Despite her famous family, the star of new TV miniseries Big Little Lies hasn’t had an easy ride in the film industry Related: Big Little Lies: Kidman and Witherspoon shine in masterly twist on Desperate Housewives Zoë Kravitz knows a bit about blended families, even if hers has more Hollywood celebrity than most. The only daughter of musician Lenny Kravitz and actor Lisa Bonet – who eloped to Las Vegas on Bonet’s 20th birthday, had Zoë a year later, and divorced when she was five – her stepfather is Jason Momoa, man-mountain Drogo from Game Of Thrones. It was a fairly harmonious household, according to 28-year-old Kravitz: “Once my parents worked through their stuff, and by the time my mother got remarried, it was pretty easy; everyone loved each other.” And, as was recently revealed, she almost got Nicole Kidman for a stepmother, too; the Oscar-winning Australian was engaged to Kravitz Sr before she married country musician Keith Urban in 2007. Continue reading...
(Tue, 28 Feb 2017 09:00:23 GMT)

The north-south divide: a tale of two academies
One school boasts floodlit pitches and is part of a teacher-training scheme. The other struggles to fill posts. Can the ‘northern powerhouse’ fix it?This is a tale of two secondary schools, 350 miles apart: one just a few miles south of the Scottish border in Berwick-upon-Tweed; the other in the London commuter belt, wedged between the M25, the busy A13 and the river Thames in the southern reaches of Essex.Both are academies, independent of local authority control. Both have sixth forms. Both were set up to serve largely white and working class communities where educational aspiration was not particularly high. Both, in recent years, have been given notice to improve by Ofsted. Continue reading...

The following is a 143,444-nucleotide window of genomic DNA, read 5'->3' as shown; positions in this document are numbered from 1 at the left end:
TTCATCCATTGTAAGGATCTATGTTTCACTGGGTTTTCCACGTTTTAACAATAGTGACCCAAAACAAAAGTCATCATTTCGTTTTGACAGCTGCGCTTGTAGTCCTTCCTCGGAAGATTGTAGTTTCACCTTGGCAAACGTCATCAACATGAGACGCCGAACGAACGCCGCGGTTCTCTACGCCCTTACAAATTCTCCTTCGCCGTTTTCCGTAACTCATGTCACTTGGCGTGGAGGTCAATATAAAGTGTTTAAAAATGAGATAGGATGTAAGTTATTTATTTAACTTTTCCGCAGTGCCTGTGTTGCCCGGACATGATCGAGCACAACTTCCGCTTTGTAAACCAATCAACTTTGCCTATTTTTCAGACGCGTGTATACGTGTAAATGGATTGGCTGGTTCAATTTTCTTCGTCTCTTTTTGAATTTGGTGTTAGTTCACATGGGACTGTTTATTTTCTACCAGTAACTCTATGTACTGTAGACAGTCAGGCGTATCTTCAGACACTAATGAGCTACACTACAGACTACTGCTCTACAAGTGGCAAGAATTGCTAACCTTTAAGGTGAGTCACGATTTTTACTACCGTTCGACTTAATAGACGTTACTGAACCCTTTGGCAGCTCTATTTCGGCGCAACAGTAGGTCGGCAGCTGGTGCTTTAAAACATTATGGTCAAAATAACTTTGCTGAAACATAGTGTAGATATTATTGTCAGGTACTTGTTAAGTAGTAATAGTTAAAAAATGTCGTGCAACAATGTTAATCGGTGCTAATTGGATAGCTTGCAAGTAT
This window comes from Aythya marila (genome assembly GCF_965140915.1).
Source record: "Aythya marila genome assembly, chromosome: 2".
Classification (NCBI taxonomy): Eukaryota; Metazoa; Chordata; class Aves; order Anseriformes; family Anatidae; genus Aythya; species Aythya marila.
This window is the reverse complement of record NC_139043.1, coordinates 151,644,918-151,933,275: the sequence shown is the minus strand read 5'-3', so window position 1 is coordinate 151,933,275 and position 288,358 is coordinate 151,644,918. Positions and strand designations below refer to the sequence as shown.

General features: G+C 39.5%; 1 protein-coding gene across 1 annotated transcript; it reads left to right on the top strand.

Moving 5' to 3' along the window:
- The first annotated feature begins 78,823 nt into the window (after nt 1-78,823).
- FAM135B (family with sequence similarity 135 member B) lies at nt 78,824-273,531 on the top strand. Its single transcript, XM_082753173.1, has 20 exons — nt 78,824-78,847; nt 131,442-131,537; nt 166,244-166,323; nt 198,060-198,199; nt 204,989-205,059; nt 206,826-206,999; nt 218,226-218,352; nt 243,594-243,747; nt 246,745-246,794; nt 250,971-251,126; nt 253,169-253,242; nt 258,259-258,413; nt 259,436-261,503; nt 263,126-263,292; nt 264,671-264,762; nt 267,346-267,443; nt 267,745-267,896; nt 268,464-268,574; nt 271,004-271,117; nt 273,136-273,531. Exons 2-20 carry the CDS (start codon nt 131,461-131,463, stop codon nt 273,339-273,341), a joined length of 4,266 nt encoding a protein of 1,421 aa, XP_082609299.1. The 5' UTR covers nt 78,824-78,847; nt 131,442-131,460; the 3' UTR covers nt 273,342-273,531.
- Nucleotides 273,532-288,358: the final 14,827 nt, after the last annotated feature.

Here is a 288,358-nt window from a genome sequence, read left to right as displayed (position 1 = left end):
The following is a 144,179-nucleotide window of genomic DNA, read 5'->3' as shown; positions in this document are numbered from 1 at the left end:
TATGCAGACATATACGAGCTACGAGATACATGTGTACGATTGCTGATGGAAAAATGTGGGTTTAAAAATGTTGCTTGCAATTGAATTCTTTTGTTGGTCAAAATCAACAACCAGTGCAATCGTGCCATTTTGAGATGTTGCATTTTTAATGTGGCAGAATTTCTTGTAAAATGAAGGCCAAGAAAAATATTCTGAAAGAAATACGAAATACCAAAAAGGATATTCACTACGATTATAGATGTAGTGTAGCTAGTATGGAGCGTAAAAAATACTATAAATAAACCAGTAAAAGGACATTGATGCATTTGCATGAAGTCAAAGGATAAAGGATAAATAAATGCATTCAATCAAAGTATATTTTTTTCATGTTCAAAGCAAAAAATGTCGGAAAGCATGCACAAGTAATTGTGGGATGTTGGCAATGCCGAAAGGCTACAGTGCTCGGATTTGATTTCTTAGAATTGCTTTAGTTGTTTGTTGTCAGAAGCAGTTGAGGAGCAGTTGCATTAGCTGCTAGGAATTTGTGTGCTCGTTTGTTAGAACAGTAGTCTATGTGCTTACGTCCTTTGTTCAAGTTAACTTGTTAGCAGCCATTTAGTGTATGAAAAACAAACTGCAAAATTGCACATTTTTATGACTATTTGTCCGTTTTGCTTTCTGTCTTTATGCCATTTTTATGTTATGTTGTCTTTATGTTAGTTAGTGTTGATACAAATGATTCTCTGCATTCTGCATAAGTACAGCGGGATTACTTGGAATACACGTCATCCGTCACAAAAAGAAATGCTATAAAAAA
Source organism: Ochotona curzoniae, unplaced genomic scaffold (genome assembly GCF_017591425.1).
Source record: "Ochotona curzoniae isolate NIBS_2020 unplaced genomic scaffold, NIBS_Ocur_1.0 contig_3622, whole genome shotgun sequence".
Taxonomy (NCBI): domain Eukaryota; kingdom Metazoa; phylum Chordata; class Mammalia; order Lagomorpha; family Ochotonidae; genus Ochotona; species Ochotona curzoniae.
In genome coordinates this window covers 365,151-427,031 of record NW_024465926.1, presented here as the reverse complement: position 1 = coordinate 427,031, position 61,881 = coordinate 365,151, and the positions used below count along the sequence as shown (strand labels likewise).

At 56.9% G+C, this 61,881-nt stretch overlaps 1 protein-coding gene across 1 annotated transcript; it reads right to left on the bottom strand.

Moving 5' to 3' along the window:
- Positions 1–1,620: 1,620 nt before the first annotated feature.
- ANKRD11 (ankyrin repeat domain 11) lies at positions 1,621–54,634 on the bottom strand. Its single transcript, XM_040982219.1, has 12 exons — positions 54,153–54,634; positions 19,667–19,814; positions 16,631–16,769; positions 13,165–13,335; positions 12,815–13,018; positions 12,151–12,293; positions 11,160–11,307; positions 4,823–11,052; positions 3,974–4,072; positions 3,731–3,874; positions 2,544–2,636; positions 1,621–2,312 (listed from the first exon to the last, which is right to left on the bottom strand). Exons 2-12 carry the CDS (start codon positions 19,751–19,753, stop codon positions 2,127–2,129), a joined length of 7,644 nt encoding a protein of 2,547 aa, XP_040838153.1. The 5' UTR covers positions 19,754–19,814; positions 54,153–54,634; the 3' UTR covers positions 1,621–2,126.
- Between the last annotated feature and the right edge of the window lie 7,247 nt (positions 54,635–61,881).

(Tue, 28 Feb 2017 07:00:21 GMT)

The Nightly Show: Britain's latest crack at US-style late-night TV
ITV has shifted News at Ten to provide an alternative to the BBC, but does the transatlantic format work on this side of the pond?The return of a popular whodunnit mystery on ITV on Monday night at 9pm – the third and final series of Broadchurch – was followed at 10pm by the arrival of what some observers regard as an unpopular whydunnit mystery: the displacement of the longstanding factual flagship, News at Ten, by a new half-hour entertainment series, The Nightly Show.This has been announced for an initial experimental two months – although the ITV continuity announcer simply said it would appear “every night” with a different presenter every week: John Bishop, Gordon Ramsay and Mel & Sue are slated to present a quintet of editions each, with David Walliams fronting the first five. Continue reading...